The task of buying a new car can be a complicated and tricky process. First, you need to decide what vehicle to buy from a range of manufacturers and models. This, in itself, can be a hard decision. Next, you need to find the right seller. Do you buy from the dealer or do you go to a private seller?

One danger with buying a new or used vehicle from a private seller is the possibility of becoming a victim of a scam. Buying a vehicle online or through an unauthorised dealer leaves a lot of room for con artists looking to take your money.

According to a recent article published by The Sunday Times, there are about 20 000 vehicles that are illegally registered and sold in South Africa every year. Here are some tips to help you avoid becoming one of these scam victims.

Be vigilant about good deals

The first question you should always ask yourself when looking for a vehicle to buy is ‘does this sound too good to be true’? If the answer is yes, then it’s most likely a scam. If you find a vehicle offered at a much cheaper price than other similar vehicles, then it could be a scam.

The vehicle could be damaged or have accident history that the seller is hiding. Ensure that the seller has a valid email address, telephone number or address listed with the sale. Scammers will try to hide their personal details from buyers. Remember to never buy a vehicle without seeing it and driving it first.

Watch out for overseas bank accounts

Fraudsters will often ask buyers to pay the money into an offshore account. This makes it harder to trace. If the buyer asks you for full payment upfront, stay alert and never pay for a vehicle before you have the keys in-hand. Scammers will often ask for urgent payments or for private information that is not relevant to the sale – these are red flags for buyers who could be defrauded.

Do a proper history check and inspection

If you’re buying a car from a private seller, it is important to do some proper research before making the purchase. Do a history check by looking at the service booklet and insurance records. Find out if the car has ever been in an accident, been written-off or been flagged by police. The service booklet will also reveal any mileage discrepancies or changes to the Vehicle Identification Number (VIN).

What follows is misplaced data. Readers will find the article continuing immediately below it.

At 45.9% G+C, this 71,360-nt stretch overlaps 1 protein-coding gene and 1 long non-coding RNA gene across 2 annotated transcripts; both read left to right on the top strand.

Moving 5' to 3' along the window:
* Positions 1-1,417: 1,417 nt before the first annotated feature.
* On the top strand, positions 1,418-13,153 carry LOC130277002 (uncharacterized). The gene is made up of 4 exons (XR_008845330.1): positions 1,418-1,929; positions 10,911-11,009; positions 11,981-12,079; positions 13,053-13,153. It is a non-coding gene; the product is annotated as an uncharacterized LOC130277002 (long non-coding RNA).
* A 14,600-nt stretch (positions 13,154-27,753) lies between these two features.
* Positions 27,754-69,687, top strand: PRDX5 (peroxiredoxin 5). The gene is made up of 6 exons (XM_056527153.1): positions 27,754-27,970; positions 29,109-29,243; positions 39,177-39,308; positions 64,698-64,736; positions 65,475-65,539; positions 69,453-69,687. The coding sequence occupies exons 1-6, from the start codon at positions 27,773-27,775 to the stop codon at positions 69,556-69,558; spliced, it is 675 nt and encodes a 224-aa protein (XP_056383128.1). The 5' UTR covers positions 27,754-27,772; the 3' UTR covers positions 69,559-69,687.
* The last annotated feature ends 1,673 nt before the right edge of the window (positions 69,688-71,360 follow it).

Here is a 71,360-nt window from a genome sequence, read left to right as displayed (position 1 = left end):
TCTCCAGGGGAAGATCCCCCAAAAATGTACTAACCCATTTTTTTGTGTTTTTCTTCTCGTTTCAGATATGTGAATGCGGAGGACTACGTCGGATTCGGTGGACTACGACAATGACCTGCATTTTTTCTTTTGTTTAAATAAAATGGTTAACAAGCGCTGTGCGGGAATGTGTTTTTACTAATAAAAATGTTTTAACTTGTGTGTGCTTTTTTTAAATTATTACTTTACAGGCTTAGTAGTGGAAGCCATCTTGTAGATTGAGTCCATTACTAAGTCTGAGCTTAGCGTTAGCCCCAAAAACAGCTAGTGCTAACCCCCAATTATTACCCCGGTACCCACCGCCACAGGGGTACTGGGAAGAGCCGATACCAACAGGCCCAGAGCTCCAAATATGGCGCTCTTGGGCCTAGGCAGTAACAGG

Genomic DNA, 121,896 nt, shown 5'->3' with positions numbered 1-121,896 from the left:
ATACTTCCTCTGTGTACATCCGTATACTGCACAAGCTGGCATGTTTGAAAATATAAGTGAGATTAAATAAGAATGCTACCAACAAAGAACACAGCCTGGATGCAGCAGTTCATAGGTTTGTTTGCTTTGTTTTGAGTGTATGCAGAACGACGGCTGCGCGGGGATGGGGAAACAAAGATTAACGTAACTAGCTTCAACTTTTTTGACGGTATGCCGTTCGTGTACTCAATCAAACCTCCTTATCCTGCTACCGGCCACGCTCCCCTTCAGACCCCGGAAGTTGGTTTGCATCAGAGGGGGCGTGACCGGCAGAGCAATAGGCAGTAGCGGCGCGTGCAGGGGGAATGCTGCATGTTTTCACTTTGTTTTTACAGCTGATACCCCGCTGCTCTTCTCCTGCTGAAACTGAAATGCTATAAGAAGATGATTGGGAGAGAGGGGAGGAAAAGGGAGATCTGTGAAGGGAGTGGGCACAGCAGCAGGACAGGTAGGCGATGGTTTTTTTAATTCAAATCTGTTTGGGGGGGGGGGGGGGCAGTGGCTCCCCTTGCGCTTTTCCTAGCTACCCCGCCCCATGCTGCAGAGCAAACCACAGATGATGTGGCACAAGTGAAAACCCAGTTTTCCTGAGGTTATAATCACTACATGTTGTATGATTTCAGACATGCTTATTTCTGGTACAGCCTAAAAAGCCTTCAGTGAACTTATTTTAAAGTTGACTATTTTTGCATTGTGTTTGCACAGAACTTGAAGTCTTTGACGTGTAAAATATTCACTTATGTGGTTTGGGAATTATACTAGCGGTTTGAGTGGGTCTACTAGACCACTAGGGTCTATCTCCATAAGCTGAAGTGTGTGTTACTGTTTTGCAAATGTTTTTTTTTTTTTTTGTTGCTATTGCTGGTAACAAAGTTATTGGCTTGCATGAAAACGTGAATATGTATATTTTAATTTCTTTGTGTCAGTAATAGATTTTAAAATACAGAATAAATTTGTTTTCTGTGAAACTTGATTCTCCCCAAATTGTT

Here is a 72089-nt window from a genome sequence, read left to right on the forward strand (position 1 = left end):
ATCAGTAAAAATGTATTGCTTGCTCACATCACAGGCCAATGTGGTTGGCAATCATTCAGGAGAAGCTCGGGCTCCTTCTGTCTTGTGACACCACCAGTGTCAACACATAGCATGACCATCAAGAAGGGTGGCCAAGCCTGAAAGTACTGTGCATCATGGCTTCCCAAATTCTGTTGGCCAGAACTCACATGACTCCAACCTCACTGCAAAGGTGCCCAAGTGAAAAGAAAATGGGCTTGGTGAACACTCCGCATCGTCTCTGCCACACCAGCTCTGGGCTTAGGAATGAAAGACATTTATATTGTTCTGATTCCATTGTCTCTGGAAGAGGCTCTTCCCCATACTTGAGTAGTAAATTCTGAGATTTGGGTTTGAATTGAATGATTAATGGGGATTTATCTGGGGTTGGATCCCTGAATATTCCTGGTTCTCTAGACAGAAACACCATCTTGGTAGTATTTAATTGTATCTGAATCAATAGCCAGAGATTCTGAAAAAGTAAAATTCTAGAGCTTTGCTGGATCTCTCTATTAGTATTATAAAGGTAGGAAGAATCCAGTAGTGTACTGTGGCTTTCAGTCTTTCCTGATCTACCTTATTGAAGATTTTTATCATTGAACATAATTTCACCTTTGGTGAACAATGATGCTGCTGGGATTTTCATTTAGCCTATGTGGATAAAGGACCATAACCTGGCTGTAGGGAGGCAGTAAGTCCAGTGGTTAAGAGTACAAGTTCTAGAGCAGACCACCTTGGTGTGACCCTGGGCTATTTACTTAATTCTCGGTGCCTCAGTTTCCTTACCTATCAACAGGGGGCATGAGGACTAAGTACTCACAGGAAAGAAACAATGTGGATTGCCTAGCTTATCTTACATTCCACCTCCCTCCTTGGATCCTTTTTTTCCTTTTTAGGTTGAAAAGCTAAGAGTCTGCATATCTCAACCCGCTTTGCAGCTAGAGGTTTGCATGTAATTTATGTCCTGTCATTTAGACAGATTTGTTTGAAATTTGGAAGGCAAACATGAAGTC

If possible, ask for insurance records to see that the vehicle has never been stolen or repaired. These documents will also say whether the monthly insurance premiums have been paid. Authorised dealers will often be able to provide you with full service and insurance details.

Always test drive the car before paying

A vehicle can be in mint condition on the outside, but only once you drive it will you be able to tell what the internal and mechanical condition is like. Before going for a test drive, inspect the condition of the tyres, the wing mirrors, the lights and the indicators. 

Check the engine to see whether it is clean and well-maintained – a dirty engine bay with loose wires can be a sign that the vehicle has not been looked after. Take the car for a drive and listen for any funny sounds or rattles. Check that the wheel alignment is straight and that the steering wheel doesn’t judder when driving. 

Check the original paperwork

Ask the seller if you can see the original NATIS registration document and a road-worthy certificate. Without these documents, you will not be able to register your car with the licensing department. Ask for a full service history if there is no booklet in the vehicle. Ensure that all of these documents are the originals, not photocopies.

Authorised dealerships and manufacturers will be able to provide buyers with these original documents. If a private seller cannot show you original paperwork, then they are probably trying to scam you.

Always be vigilant when buying a new or used car. The process can be stressful and, therefore, easy to misjudge. Proper research and knowing what to look for will help you to avoid becoming a victim of fraud. 


Formex Industries is a metal forming and assembly company that supplies a variety of complex products to the local automotive industry and export market. The company is based in the Nelson Mandela Bay metropole, South Africa’s foremost region for automotive manufacturing and export.

Formex specialises in producing components for the catalytic converter industry, as well as metal components and assemblies for the various vehicles. Formex aims to become one of the foremost suppliers for the South African automotive industry by 2035, aligning itself with the South African Automotive Masterplan (SAAM) which takes effect in 2020.

Formex is a Level 2 B-BBEE supplier with over 80% black ownership, of which more than 40% are black women. The company is owned by Deneb Investments Limited – a subsidiary of Hosken Consolidated Investments Limited (HCI) – one of South Africa’s biggest true B-BBEE companies listed on the Johannesburg Stock Exchange (JSE).

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